The Transport Select Committee highlighted how the estimated costs for different phases of the project have spiralled in the past decade while the scheme is running years behind its original schedule.
The committee’s report into major transport infrastructure projects cited HS2 as an example of the problem of Government departments competing with each other to gain approval for projects by presenting business cases based on the lowest possible costs and the most favourable benefit-cost ratios.
Their investigation heard from former Chancellor Philip Hammond, who told them “keeping costs down to get a project into the programme is an essential part of the game-playing in Whitehall”.
On HS2, the report said: “The first estimates for the cost of HS2 were published in the February 2011 HS2 economic case.
“Phase 1 costs were estimated to be £19.6bn, with the full network estimated at £37.5 billion. Phase 1 from London to Birmingham is now estimated to cost between £31 billion and £40 billion, an increase of between 14 per cent and 47 per cent from the £27.1 billion funding allocated in 2013. A target cost for Phase 1 has been set at £36 billion, or £40 billion in 2019 prices.
“Originally due to open in 2026, the full opening of Phase 1 into Euston station is now expected between 2031 and 2036, although services from Old Oak Common are due to commence between 2029 and 2033.
“The estimated cost of Phase 2a (West Midlands to Crewe) has also increased from £3.5bn in 2013 at 2015 prices, to between £4.5bn and £6.5bn, an increase of between 29 per cent and 87 per cent. Phase 2a is now due to open between 2030 and 2031, three to four years later than expected.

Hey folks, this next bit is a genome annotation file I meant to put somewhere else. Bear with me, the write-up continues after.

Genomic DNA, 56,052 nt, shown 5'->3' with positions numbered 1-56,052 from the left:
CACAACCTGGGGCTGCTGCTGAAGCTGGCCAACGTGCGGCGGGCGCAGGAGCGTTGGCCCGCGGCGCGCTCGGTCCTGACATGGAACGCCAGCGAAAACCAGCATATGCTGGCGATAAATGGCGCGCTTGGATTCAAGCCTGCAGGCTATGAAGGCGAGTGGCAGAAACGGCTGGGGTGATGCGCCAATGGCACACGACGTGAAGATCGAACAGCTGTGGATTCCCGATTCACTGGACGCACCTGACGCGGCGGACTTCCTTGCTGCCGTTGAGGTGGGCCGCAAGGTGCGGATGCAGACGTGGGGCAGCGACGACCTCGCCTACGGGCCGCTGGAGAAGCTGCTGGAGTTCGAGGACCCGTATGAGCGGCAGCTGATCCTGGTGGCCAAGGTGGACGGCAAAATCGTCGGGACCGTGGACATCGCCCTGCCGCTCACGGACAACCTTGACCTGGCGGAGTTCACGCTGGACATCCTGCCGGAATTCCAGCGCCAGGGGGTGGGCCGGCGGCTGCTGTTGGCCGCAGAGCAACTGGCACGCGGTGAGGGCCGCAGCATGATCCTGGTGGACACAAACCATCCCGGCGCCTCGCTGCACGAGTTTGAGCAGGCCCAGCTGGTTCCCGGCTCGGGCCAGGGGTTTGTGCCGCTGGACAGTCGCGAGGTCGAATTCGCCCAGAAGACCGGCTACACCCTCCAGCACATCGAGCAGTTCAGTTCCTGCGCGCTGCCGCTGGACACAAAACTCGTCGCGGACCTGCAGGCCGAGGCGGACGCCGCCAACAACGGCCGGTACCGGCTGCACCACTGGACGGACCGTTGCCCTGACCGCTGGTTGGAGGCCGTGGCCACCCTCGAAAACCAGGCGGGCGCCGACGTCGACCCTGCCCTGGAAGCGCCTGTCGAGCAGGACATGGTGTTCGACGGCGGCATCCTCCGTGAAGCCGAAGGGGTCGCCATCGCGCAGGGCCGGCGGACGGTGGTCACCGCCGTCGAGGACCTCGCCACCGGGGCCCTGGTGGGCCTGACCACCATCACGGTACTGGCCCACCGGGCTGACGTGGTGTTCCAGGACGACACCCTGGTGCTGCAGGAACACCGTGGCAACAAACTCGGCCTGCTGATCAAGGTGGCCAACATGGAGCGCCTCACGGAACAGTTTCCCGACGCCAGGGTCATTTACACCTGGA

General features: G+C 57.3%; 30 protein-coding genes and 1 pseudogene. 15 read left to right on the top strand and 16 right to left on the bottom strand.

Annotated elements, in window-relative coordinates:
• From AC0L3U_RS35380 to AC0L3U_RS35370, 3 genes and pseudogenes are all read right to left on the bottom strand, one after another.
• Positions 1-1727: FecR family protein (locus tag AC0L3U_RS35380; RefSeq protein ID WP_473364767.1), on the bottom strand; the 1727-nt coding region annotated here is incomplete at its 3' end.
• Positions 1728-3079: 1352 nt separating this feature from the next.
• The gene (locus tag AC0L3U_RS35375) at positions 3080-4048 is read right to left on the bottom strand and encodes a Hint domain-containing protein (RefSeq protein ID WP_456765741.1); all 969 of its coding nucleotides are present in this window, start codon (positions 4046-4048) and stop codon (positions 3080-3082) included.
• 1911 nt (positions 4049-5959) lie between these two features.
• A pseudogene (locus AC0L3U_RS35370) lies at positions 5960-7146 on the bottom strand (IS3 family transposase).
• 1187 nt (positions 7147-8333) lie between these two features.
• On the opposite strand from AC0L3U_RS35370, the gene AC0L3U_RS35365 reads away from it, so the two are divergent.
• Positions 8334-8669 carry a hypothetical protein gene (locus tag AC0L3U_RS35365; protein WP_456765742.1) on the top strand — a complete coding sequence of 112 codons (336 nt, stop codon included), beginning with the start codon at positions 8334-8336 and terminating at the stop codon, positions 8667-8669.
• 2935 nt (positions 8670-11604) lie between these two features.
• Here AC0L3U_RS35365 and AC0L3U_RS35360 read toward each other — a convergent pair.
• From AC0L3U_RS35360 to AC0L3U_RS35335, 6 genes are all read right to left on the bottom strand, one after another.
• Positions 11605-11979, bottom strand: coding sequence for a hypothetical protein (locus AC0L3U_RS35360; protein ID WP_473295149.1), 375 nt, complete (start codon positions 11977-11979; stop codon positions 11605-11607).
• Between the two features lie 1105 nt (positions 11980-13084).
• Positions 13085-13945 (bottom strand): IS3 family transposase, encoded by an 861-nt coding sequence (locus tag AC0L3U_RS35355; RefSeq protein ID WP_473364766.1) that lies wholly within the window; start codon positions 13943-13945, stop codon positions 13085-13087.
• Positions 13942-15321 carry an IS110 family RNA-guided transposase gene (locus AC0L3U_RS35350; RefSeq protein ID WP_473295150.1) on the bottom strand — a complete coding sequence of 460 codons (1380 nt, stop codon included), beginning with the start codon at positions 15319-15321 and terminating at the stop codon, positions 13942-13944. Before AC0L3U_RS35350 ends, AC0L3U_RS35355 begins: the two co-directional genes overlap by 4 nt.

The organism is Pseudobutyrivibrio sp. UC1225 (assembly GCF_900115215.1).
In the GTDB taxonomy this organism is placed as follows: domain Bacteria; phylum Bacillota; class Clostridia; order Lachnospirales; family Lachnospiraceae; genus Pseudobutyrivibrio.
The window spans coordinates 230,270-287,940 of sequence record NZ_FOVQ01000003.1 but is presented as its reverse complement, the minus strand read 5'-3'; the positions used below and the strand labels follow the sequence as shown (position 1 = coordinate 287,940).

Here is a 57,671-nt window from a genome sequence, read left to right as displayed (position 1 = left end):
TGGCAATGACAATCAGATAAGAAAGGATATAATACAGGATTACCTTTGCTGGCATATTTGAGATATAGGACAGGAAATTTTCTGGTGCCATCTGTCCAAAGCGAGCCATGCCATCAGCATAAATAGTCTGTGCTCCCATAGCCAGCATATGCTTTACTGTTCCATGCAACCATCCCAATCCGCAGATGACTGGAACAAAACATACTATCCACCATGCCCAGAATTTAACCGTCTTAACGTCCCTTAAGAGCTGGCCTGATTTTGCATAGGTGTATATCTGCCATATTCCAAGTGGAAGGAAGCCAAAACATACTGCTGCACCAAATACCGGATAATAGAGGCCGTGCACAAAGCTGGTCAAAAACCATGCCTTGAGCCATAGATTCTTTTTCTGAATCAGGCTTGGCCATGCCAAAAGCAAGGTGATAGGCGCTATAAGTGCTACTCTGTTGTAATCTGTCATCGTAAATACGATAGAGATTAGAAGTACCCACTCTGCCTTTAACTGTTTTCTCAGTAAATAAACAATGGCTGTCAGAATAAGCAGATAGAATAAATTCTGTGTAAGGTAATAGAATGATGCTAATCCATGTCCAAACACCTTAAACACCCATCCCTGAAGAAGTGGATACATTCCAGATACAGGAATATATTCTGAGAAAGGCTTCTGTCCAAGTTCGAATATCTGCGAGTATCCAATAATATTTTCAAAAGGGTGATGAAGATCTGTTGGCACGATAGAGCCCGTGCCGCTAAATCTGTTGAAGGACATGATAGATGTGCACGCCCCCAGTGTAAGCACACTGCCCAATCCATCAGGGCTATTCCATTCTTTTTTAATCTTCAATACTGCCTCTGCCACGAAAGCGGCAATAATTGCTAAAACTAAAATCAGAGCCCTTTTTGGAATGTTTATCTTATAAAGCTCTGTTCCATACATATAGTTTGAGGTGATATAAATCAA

“The cost of Phase 2b (Crewe to Manchester, West Midlands to Leeds) is now estimated to be between £29bn and £41bn, an increase of between 15 per cent and 63 per cent on the £25bn previously allocated in 2013, and three to seven years behind schedule. The current estimate is for services to open between 2036 and 2040, compared with the original target date of 2033.
The report added: “Those statistics suggest that initial costs and timescales were not properly assessed. The Ministers with responsibility for HS2 who signed off those estimates have not been held to account for their miscalculations at taxpayers’ expense.”
The select committee has recommended that new upper and lower time and costs estimates should be given for potential infrastructure projects, with breaches of cost and time deadlines leading to “intense Parliamentary scrutiny”.
“To facilitate transparent, honest and constructive public and political engagement with the economic and engineering realities of delivering major infrastructure projects, the Government should establish floors and ceilings for project costs and timescales defining the range within which projects are scheduled for delivery rather than setting single specific targets, which are invariably unhelpful and inaccurate.
“Any breach of a project’s cost and/or time ceilings should be communicated to the appropriate Select Committee by a formal mechanism, which should trigger intense parliamentary scrutiny to protect the public purse and to support effective project delivery.”
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